When questioned by his company commander, Captain (CPT) Ralph O. Grotte, about this absence, Slovik told Grotte that he was "too scared, too nervous" to serve with a rifle company and would desert again if ordered to fight (William B. Huie, The Execution of Private Slovik (1970) supra note 1, at page 127).
Slovik was then ordered to remain in the company area. Shortly thereafter, he returned to CPT Grotte and asked: "If I leave now, will it be desertion?" When Grotte said yes, Slovik left without his weapon. The next day, PVT Slovik surrendered to a nearby unit and handed a cook a signed, hand-printed note that said, in part: "I Pvt. Eddie D. Slovik confess to the Desertion of the United States Army. . . . I told my commanding officer my story. I said that if I had to go out their again Id run away. He said there was nothing he could do for me so I ran away again AND ILL RUN AWAY AGAIN IF I HAVE TO GO OUT THEIR," (Id. at 128).
After being returned to the 109th Infantry on 9 October, Slovik's commander told him that the written note was damaging to his case and that he should take it back and destroy it. Slovik refused and was confined to the division stockade.
On 19 October, Slovik was charged with two specifications of desertion, in violation of the 58th Article of War. Both specifications alleged that he deserted "with intent to shirk hazardous duty and shirk important action, to wit: action against the enemy" on two different occasions: his forty-five day desertion from 25 August to 4 October 1944 and his one-day desertion from 8 to 9 October 1944.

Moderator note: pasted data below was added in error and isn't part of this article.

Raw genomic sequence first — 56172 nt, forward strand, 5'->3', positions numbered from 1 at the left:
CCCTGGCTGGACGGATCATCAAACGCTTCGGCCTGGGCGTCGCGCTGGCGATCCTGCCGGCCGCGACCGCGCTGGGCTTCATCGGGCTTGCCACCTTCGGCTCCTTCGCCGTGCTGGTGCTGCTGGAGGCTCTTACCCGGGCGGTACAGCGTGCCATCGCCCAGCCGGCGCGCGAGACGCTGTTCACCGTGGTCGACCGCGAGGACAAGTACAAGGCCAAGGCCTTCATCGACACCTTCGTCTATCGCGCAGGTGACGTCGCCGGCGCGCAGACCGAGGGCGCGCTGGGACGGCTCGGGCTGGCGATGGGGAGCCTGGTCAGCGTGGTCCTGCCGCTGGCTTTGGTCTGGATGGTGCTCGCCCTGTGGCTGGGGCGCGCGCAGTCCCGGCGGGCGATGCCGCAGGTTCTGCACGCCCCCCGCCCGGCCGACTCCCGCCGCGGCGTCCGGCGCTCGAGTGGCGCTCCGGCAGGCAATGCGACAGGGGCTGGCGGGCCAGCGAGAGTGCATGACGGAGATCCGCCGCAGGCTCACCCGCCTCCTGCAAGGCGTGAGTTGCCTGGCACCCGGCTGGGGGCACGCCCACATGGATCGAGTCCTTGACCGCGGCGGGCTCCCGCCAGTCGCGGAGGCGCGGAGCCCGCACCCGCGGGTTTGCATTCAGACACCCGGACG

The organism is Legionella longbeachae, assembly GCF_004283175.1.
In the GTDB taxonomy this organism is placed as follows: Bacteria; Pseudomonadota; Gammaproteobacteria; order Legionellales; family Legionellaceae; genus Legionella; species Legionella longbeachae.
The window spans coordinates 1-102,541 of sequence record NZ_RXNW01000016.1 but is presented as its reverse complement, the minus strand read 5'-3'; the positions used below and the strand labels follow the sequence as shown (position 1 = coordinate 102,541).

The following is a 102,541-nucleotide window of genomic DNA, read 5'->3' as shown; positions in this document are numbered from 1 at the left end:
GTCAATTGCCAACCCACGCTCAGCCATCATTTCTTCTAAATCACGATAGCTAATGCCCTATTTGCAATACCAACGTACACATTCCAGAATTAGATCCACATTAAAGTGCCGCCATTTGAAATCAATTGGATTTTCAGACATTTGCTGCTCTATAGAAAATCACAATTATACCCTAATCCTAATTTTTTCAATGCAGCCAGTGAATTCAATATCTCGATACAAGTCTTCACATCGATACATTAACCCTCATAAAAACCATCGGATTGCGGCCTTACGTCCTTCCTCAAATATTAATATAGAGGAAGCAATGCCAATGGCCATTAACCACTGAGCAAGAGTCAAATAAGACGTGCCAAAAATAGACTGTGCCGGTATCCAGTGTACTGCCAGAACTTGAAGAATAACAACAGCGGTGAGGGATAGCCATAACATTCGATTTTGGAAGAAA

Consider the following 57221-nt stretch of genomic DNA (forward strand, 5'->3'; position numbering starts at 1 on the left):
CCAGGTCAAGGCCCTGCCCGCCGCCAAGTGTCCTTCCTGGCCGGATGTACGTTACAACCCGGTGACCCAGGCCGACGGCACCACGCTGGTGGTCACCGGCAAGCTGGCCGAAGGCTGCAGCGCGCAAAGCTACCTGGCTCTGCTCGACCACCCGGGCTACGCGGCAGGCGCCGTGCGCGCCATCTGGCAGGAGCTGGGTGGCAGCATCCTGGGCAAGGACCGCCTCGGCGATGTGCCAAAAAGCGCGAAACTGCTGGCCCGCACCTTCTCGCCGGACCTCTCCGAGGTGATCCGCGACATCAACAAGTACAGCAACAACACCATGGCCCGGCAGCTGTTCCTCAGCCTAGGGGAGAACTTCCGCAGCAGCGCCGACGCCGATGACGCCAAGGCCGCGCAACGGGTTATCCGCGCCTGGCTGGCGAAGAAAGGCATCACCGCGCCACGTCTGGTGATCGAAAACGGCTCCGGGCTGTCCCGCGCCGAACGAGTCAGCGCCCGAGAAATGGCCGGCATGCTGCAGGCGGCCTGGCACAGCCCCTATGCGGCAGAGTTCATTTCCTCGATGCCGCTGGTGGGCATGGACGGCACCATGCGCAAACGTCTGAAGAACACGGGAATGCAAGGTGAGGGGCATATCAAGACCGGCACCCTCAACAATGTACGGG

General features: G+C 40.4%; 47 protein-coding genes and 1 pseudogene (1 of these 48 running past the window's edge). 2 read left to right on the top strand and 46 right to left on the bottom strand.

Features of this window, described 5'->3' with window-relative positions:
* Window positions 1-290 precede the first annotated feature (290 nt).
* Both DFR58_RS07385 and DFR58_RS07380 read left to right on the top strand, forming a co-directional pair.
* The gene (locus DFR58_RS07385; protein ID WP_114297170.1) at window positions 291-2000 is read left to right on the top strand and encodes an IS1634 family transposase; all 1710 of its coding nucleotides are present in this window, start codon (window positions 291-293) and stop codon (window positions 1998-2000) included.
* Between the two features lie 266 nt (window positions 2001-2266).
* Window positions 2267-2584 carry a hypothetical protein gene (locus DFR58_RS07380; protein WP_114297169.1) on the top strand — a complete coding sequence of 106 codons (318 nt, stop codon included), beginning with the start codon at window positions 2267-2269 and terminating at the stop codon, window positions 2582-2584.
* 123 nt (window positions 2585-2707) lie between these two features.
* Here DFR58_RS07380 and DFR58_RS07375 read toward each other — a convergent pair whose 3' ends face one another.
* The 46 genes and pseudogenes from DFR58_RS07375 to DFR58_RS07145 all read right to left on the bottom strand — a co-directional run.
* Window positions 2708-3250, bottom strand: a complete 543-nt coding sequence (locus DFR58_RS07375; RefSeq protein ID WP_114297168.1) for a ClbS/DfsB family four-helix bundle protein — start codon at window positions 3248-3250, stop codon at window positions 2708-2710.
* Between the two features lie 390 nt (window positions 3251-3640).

On 26 October, Lieutenant Colonel Henry P. Sommer, the division judge advocate, offered Slovik a deal: if he would go into the line, that is, accept a combat assignment, he could escape court-martial. Slovik refused this offer and on 29 October his case was referred to trial by general court-martial.
On 11 November 1944, Slovik was tried for desertion. He pleaded not guilty and elected to remain silent. At the end of a two-hour trial, a nine-member panel found Slovik guilty and sentenced him to death. After Slovik was confined to the Army stockade in Paris, France, Sommer reviewed the record of trial. He recommended to Major General Norman "Dutch" Cota, the division commander, that the findings and sentence be approved. Cota approved the findings and sentence on 27 November.
From 1 December 1944 to 6 January 1945, Brigadier General E. C. McNeil, the senior Army lawyer in the European Theater, and lawyers on McNeil's staff, reviewed Slovik's case. McNeil wrote: "This is the first death sentence for desertion which has reached me for examination. It is probably the first of its kind in the American Army for over eighty years; there were none in World War I. In this case, the extreme penalty of death appears warranted. This soldier had performed no front line duty. He deserted from his group of about fifteen when about to join the infantry company to which he had been assigned. His subsequent conduct shows a deliberate plan to secure trial and incarceration in a safe place. The sentence adjudged was more severe than he anticipated, but the imposition of a less severe sentence would only have accomplished the accused's purpose in securing his incarceration and consequent freedom from the dangers which so many of our armed forces are required to face daily. His unfavorable civilian record indicates that he is not a worthy subject of clemency."